And what some of us are saying is that's not the only way to knit them together. Another way to do it is to say that the blood that is shed for forgiveness and human-divine reconciliation is the blood of the Incarnate God, which the blood of animal sacrifices foreshadowed, which is part of the eternal self-offering of the second person of the Trinity, and which underlies all of God's redemptive activity throughout Scripture.

Meanwhile, as noted repeatedly, none of us have said a word about placating God's wrath in this most recent phase of the discussion. I certainly have not; the option I outlined has nothing to do with God's wrath. At all.

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The first thing God says to Moses is, "Take off your shoes." We are on holy ground. Hard to believe, but the truest thing I know. — Anne Lamott

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mr cheesy
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quote:
Originally posted by Nick Tamen:
And what some of us are saying is that's not the only way to knit them together. Another way to do it is to say that the blood that is shed for forgiveness and human-divine reconciliation is the blood of the Incarnate God, which the blood of animal sacrifices foreshadowed, which is part of the eternal self-offering of the second person of the Trinity, and which underlies all of God's redemptive activity throughout Scripture.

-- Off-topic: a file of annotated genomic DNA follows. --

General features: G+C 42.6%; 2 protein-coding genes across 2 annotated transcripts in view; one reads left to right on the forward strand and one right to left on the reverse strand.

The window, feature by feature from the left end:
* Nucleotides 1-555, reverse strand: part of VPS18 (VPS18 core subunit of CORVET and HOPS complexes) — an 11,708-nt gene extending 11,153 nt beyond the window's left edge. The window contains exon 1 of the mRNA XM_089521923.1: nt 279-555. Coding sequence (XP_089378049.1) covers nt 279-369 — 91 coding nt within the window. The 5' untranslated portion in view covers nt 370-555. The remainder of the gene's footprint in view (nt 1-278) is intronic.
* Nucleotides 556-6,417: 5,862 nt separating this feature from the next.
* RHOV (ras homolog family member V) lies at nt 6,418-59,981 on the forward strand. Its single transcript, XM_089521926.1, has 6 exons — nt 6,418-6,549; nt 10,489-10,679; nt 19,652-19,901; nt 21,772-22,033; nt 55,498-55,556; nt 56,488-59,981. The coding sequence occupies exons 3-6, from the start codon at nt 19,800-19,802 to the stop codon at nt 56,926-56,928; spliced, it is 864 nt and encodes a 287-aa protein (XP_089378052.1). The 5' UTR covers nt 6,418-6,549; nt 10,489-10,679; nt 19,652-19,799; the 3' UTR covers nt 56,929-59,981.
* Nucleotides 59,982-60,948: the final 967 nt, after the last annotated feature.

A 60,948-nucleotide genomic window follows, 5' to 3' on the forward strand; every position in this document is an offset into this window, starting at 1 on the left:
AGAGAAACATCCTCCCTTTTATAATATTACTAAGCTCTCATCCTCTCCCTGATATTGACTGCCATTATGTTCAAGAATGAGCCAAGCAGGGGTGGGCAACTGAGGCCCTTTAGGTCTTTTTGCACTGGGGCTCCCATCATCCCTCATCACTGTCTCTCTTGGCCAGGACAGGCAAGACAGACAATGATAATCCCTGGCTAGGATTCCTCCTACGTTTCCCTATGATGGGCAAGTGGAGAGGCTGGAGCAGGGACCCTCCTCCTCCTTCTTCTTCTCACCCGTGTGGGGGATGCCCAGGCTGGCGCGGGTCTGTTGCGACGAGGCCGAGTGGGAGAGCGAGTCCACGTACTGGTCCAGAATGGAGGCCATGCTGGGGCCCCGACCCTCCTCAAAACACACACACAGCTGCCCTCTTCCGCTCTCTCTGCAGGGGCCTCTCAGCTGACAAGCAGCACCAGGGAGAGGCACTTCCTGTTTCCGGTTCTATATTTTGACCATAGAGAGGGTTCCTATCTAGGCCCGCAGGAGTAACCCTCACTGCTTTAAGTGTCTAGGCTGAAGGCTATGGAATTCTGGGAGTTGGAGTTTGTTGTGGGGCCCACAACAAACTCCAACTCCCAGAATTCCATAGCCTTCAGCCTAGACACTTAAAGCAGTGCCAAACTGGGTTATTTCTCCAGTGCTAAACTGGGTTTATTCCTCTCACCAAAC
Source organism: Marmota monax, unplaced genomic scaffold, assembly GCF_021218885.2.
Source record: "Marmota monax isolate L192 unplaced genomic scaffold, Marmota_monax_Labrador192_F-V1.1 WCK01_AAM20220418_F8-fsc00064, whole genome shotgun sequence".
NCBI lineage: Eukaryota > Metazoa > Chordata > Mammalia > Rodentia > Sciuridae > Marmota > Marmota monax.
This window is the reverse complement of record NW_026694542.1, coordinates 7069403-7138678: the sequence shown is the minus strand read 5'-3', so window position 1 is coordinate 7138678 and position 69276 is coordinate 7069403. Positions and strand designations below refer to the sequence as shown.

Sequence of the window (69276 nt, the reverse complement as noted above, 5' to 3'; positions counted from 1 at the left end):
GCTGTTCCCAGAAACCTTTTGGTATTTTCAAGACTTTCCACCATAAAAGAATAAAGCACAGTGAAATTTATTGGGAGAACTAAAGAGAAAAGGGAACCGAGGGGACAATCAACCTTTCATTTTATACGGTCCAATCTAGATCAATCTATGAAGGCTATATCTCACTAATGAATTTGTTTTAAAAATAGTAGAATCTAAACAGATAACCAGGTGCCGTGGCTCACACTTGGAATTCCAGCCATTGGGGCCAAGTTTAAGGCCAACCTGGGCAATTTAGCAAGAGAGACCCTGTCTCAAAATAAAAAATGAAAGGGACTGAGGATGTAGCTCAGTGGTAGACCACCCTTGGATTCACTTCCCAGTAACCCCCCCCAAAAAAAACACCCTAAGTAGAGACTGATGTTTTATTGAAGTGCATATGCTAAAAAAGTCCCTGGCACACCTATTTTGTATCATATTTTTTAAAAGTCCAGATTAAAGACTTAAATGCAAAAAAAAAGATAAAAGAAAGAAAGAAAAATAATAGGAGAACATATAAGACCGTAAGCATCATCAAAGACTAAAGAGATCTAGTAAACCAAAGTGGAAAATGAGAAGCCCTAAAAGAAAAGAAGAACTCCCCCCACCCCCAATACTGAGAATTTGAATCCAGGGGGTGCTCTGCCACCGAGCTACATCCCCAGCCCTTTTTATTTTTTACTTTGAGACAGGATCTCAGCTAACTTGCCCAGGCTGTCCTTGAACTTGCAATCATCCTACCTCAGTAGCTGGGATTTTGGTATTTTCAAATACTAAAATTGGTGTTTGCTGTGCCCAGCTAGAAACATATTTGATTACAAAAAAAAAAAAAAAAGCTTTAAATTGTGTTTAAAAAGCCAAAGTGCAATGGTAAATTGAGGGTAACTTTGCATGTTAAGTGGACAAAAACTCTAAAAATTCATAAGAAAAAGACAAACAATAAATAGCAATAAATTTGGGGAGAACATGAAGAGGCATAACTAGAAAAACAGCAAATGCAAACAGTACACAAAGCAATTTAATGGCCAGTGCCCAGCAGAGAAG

I didn't say it was the only way to knit them together, I said I thought it was the only way which makes any sense.

quote:

Meanwhile, as noted repeatedly, none of us have said a word about placating God's wrath in this most recent phase of the discussion. I certainly have not; the option I outlined has nothing to do with God's wrath. At all.

Yes, I have noted this. However I don't understand what you think the sacrificed blood was doing if it wasn't placating God's wrath, maybe you could explain.

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arse

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Nick Tamen

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Sorry for the double-post, but on re-reading I picked up on one or two things I missed on first (and second) read. Yes, there's a lesson for me there.

In some ways, I think your option, mr cheesy, and mine are compatible. The eternal self-offering I'm talking about is part and parcel of the grace and mercy of God.

And somehow I missed the parenthetical where you said "but not redemptive (in the sense of changing God's mind or placating his anger)." That's a key error on my part. We all bring our own backgrounds and contexts into play, me included. Perhaps because I don't come from an Evangelical background, it frankly never occurred to me to assume that by "redemptive" you did mean "in the sense of changing God's mind or placating his anger."

As a result, we well may have been talking about two very different ideas of "redemption," which led to not being on the same page with regard to the relationship between (blood) sacrifice and redemption.

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The first thing God says to Moses is, "Take off your shoes." We are on holy ground. Hard to believe, but the truest thing I know. — Anne Lamott

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agingjb
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Is forgiveness sufficient for salvation?

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Martin60
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quote:
Originally posted by Mudfrog:
quote:
Originally posted by Kwesi:
Mudfrog
quote: